Posts Tagged ‘heat’
Bed Bugs are continuing their rise to a real pest in the U.S. and according to Orkin it doesn’t look like they are slowing down. Orkin has been keeping track of bed bugs calls within their company and provide data to keep officials and the public informed. “Chicago tops bed bug cities list for second year in a row“.
Phoenix is up seven from 35 to 28, so here are a few tips from me to keep you informed as well.
- Just be aware of the issue, don’t panic. Many people are bitten by various bugs like mites, mosquitoes and think they have bed bugs. If you are being bitten isolate the area (by that I mean the area in the home) see what you can see. Check beds for fecal spotting (when bed bugs bite they eject old blood feces etc), if you see something moving catch it and keep it handy for an expert.
- If you travel take precautions, I hand my clothes from the shower rod and put my luggage on the bathroom vanity and that is where it stays. Check the bed and close furniture and if you see something inform management and move to another room.
- Remember bed bugs just don’t hang out on beds.
- When returning home, unpack in garage or outside and check luggage. Wash everything and high heat, wrap luggage in black garbage bag and if you’re AZ put it in sun especially during summer 113 – 120 degrees in ideal to bake them.
- Keep an eye out if you have guests or frequent visitors, they can travel in backpacks.
- I’ll repeat “Don’t Panic!” call a Pest Management Professional, as I think this is not a “Do It Yourself” (DIY) program.
I have mentioned numerous times that fire isn’t always your friend especially when it comes to pest control. “Why kill it with fire is a terrible, terrible idea” by Gwen Pearson.
Fire and the things related are often compromised by one’s ability to think things out. People often don’t think before they do something and that is where the trouble begins. Bed Bugs for example are extremely difficult to get rid of and often requires a Pest Management Professional. They are trained to do what they do and that in itself could be the reason to hire a professional.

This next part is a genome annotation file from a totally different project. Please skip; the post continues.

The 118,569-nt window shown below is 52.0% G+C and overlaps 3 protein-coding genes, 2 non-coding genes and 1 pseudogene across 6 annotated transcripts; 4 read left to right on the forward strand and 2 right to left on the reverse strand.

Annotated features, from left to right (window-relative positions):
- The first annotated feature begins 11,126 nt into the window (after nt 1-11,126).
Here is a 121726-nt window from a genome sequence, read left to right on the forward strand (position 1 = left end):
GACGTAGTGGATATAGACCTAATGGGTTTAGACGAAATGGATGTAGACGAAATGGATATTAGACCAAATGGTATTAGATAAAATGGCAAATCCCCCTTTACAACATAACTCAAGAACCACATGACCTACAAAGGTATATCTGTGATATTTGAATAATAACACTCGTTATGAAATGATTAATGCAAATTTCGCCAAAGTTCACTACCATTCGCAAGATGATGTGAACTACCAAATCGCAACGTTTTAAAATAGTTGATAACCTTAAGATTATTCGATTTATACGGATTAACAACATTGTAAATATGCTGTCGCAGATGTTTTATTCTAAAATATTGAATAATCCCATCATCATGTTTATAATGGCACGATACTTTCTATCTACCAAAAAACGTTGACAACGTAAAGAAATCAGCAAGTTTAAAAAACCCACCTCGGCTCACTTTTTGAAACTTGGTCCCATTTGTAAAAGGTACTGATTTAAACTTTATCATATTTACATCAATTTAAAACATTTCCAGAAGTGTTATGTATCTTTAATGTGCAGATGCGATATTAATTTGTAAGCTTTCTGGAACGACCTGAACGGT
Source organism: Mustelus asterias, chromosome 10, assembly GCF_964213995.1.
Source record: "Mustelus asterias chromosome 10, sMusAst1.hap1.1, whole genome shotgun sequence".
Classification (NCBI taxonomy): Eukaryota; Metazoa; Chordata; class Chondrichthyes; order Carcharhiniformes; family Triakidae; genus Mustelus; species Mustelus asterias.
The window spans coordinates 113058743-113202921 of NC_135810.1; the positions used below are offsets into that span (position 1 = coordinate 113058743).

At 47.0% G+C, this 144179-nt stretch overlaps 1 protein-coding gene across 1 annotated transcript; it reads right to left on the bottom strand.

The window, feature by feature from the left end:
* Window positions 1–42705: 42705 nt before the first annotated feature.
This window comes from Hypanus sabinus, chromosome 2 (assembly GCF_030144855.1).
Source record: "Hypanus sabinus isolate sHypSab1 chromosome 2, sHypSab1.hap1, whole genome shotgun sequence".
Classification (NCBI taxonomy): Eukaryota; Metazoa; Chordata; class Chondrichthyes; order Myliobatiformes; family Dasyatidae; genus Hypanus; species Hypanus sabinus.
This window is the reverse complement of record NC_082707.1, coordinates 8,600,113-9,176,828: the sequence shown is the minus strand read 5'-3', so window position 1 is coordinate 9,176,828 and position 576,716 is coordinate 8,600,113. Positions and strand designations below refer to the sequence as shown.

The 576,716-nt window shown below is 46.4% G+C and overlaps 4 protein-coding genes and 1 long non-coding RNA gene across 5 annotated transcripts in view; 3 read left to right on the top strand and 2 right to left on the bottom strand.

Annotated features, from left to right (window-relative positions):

When your home was built the contractor probably was required to pretreat the soil before pouring the concrete slab. By AZ law a final grade was to be performed within a certain period, if you look in the electrical box you may find the two required stickers. One should be the original pretreat and the second is the final grade. Now that’s if they haven’t fallen off or are not legible. You can also visit the Office of Pest Management site at http://tarf.sb.state.az.us/index.php?ckset=ok - they started keeping track in 1990 I think.
Back in the day termiticides like Chlordane could last for 50 years, but in my opinion today I think it is closer to 15 years. Especially when placed under concrete without things that would break down the chemical. The outside of the home or that final grade is another completely different story. If nothing messes it up it might last 7 years but that doesn’t happen very often. Water, rodents, sun and the heat, people installing pipes or wires often disrupt that barrier. It is my opinion that you shouldn’t plant anything under the eaves of the roof line, roots and water may affect the home and you don’t need anything else to worry about.
So keep checking your foundation, clear away rocks or soil from the stucco area – you need to be able to see that foundation. Don’t stack firewood against the home or for that matter any other debris. As always if you need an inspection give ProBest Pest Management a call at 480-831-9328 or 623-414-0176.
Sometimes those termites drive you daffy…
Every once in awhile you get that termite job that is either unique or somehow just different. No matter what you do, the termites continue to do some damage in a home.
House is about 20 years old, no record exists for a pretreatment with the state – in Arizona (Office of Pest Management)we are required by law to report all termites treatments. I actually wrote a blog “Termite Sleuth on the Job” same house – continued issue but in a different area.
Treated entire house with Termidor, down drilled all attached slabs and garage and have drilled various areas within the home on the wooden floors. I’m almost convinced that no pretreatment was ever done. No further issues along the exterior of the home, only on the interior and once we drill the area we notice activity later. Now I did mention Termidor, but if it isn’t where they are moving through it – it won’t work. So without taking the floor up I decided to use some bait stations – FirstLine™ by FMC. I used another product in Florida and have learned a few things on bait systems after some time in Arizona. I place the units in areas where there is some shade or something with a bigger footprint to help hold cooler temperatures and maybe water.
Bed Bug video (recent job)